35. Ryner LC, Goodwin SF, Castrillon DH, Anand A, Villella A, Baker BS, Hall JC, Taylor BJ, Wasserman SA (1996) Control of male sexual behavior and sexual orientation in Drosophila by the fruitless gene. Cell 87(6):1079–1089CrossRefPubMedGoogle Scholar
  36. Sagi A, Silkovsky J, Fleisher-Berkovich S, Danon A, Chayoth R (1995) Prostaglandin E2 in previtellogenic ovaries of the prawn Macrobrachium rosenbergii: synthesis and effect on the level of cAMP. Gen Comp Endocrinol 100(3):308–313CrossRefPubMedGoogle Scholar
  37. Shen Y, Lai Q (1994) Present status of mangrove crab (Scylla serrata (Forskal)) culture in China. Naga. ICLARM Quarterly 17:28–29Google Scholar
  38. Sheng Y, Zhao W, Song Y, Li Z, Luo M, Lei Q, Cheng H, Zhou R (2015) Proteomic analysis of three gonad types of swamp eel reveals genes differentially expressed during sex reversal. Sci Rep 5(1):10176CrossRefPubMedPubMedCentralGoogle Scholar
  39. Sun L, Luo H, Bu D, Zhao G, Yu K, Zhang C, Liu Y, Chen R, Zhao Y (2013) Utilizing sequence intrinsic composition to classify protein-coding and long non-coding transcripts. Nucleic Acids Res 41(17):e166CrossRefPubMedPubMedCentralGoogle Scholar
  40. Thongbuakaew T, Siangcham T, Suwansa-ard S, Elizur A, Cummins SF, Sobhon P, Sretarugsa P (2016) Steroids and genes related to steroid biosynthesis in the female giant freshwater prawn, Macrobrachium rosenbergii. Steroids 107:149–160CrossRefPubMedGoogle Scholar
  41. Tilghman SM (1999) The sins of the fathers and mothers: genomic imprinting in mammalian development. Cell 96(2):185–193CrossRefPubMedGoogle Scholar
  42. Trapnell C, Roberts A, Goff L, Pertea G, Kim D, Kelley DR, Pimentel H, Salzberg SL, Rinn JL, Pachter L (2012) Differential gene and transcript expression analysis of RNA-seq experiments with TopHat and Cufflinks. Nat Protoc 7(3):562–578CrossRefPubMedPubMedCentralGoogle Scholar
  43. Waiho K, Fazhan H, Shahreza MS, Moh JHZ, Noorbaiduri S, Wong LL, Sinnasamy S, Ikhwanuddin M (2017) Transcriptome analysis and differential gene expression on the testis of orange mud crab, Scylla olivacea, during sexual maturation. PLoS One 12(1):e0171095CrossRefPubMedPubMedCentralGoogle Scholar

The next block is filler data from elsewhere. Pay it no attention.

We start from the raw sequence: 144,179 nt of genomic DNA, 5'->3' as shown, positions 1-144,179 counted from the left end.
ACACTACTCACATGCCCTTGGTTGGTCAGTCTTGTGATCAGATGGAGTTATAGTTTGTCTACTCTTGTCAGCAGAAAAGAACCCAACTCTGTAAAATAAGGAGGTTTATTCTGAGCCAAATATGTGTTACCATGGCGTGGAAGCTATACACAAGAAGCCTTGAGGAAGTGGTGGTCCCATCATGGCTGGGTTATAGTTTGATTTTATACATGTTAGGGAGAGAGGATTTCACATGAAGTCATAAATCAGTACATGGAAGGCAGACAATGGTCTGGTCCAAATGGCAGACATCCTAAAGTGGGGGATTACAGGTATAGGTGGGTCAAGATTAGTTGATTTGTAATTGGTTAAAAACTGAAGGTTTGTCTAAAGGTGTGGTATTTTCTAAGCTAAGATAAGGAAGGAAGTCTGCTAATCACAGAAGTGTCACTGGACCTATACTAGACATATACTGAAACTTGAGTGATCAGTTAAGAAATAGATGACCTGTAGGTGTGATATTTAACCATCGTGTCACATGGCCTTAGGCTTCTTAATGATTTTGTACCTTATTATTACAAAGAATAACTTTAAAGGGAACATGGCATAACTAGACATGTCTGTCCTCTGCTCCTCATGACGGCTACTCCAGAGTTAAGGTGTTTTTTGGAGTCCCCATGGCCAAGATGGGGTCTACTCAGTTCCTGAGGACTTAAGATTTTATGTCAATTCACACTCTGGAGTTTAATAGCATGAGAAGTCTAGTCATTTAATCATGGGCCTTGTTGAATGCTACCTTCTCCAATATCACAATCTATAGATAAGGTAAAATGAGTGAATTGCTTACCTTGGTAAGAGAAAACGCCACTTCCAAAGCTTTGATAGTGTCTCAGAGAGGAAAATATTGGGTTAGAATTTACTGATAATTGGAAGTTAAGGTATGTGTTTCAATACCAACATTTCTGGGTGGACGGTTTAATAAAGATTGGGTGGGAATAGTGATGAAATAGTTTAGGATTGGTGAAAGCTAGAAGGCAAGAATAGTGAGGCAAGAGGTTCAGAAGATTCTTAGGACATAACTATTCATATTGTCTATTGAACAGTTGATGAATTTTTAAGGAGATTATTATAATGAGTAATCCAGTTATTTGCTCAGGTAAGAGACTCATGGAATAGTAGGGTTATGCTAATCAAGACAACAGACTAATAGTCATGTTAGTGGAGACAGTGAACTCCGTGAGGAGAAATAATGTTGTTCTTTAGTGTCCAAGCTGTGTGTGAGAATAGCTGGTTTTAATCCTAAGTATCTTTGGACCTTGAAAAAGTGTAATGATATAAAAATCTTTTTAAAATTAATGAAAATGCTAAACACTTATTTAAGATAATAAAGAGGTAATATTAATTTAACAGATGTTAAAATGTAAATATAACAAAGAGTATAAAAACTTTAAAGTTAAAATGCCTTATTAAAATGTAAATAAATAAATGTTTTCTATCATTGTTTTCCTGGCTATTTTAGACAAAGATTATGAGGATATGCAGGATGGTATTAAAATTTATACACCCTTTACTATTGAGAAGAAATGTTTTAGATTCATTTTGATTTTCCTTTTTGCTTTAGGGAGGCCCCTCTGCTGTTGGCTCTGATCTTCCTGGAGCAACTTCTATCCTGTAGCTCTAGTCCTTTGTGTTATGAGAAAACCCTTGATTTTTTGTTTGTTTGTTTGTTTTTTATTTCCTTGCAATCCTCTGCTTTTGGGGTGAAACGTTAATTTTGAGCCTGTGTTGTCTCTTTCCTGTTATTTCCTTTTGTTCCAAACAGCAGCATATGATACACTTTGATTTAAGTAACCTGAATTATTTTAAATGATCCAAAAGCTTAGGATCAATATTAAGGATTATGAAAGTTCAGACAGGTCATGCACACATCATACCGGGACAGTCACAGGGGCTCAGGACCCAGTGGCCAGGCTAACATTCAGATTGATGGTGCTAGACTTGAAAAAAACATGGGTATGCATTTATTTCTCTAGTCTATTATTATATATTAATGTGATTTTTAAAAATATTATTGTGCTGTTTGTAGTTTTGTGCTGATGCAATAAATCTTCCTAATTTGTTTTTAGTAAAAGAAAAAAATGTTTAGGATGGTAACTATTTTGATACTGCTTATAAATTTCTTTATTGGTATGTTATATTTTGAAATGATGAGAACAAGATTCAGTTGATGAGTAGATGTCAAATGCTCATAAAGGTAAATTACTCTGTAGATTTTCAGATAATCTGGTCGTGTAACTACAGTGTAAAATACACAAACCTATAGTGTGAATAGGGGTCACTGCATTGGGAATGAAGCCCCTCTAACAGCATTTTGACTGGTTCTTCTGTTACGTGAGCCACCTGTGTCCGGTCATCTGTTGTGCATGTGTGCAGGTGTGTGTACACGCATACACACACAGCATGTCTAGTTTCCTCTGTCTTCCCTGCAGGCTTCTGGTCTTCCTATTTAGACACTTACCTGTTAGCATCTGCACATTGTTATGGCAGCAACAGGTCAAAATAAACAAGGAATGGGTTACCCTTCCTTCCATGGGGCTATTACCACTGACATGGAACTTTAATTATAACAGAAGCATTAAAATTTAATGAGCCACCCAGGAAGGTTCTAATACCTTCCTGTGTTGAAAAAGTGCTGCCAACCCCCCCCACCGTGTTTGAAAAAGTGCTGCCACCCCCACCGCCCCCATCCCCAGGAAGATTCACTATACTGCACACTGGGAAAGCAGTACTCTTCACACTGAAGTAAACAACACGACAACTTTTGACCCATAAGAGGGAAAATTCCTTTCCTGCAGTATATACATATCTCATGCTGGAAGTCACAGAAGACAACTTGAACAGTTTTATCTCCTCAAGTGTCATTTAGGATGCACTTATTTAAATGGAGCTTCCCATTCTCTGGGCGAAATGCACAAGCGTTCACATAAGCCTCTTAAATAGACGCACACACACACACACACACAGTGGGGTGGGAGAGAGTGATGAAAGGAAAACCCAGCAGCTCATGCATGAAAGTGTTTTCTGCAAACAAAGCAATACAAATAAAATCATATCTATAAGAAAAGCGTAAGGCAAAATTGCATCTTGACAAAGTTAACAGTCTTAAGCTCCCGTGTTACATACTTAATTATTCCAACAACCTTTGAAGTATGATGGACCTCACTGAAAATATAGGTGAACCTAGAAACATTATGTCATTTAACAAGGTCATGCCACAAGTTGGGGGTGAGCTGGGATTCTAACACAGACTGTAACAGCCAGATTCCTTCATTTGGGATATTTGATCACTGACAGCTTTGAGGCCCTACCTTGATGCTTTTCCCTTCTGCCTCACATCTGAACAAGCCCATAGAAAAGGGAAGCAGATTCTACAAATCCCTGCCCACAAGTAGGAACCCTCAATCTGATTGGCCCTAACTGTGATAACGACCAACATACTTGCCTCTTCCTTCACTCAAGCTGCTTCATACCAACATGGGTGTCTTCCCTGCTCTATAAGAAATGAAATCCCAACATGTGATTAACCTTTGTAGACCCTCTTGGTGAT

44. Wimuttisuk W, Tobwor P, Deenarn P, Danwisetkanjana K, Pinkaew D, Kirtikara K, Vichai V (2013) Insights into the prostanoid pathway in the ovary development of the penaeid shrimp Penaeus monodon. PLoS One 8(10):e76934CrossRefPubMedPubMedCentralGoogle Scholar
  45. Xie X, Zhou YQ, Liu MX, Tao T, Jiang QH, Zhu DF (2016) The nuclear receptor E75 from the swimming crab, Portunus trituberculatus: cDNA cloning, transcriptional analysis, and putative roles on expression of ecdysteroid-related genes. Comp Biochem Physiol B 200:69–77CrossRefPubMedGoogle Scholar
  46. Xu Z, Ma H, Ma C, Feng N, Li X, Li S, Jiang W, Ma L (2013) Cloning and tissue expression of β-actin in the mud crab (Scylla paramamosain) and its utility as an endogenous control. Biotechnol Bull 8:105–112. (In Chinese)Google Scholar
  47. Xu ZQ, Zhao MZ, Li XG, Lu QP, Li YH, Ge JC, Pan JL (2015) Transcriptome profiling of the eyestalk of precocious juvenile Chinese mitten crab reveals putative neuropeptides and differentially expressed genes. Gene 569(2):280–286CrossRefPubMedGoogle Scholar
  48. Zhang WY, Jiang SF, Xiong YW, Fu HT, Qiao H, Sun S, Gong YS, Jin SB (2015) Molecular cloning and expression analysis of female sterile homeotic gene (Fsh) in the oriental river prawn Macrobrachium nipponense. Genet Mol Res 14(2):4318–4330CrossRefPubMedGoogle Scholar

Copyright information

© Springer Science+Business Media, LLC, part of Springer Nature 2017

Authors and Affiliations

  1. 1.Guangdong Provincial Key Laboratory of Marine BiotechnologyShantou UniversityShantouChina
  2. 2.Institute of Tropical AquacultureUniversiti Malaysia TerengganuKuala TerengganuMalaysia
  3. 3.East China Sea Fisheries Research InstituteChinese Academy of Fishery SciencesShanghaiChina

Personalised recommendations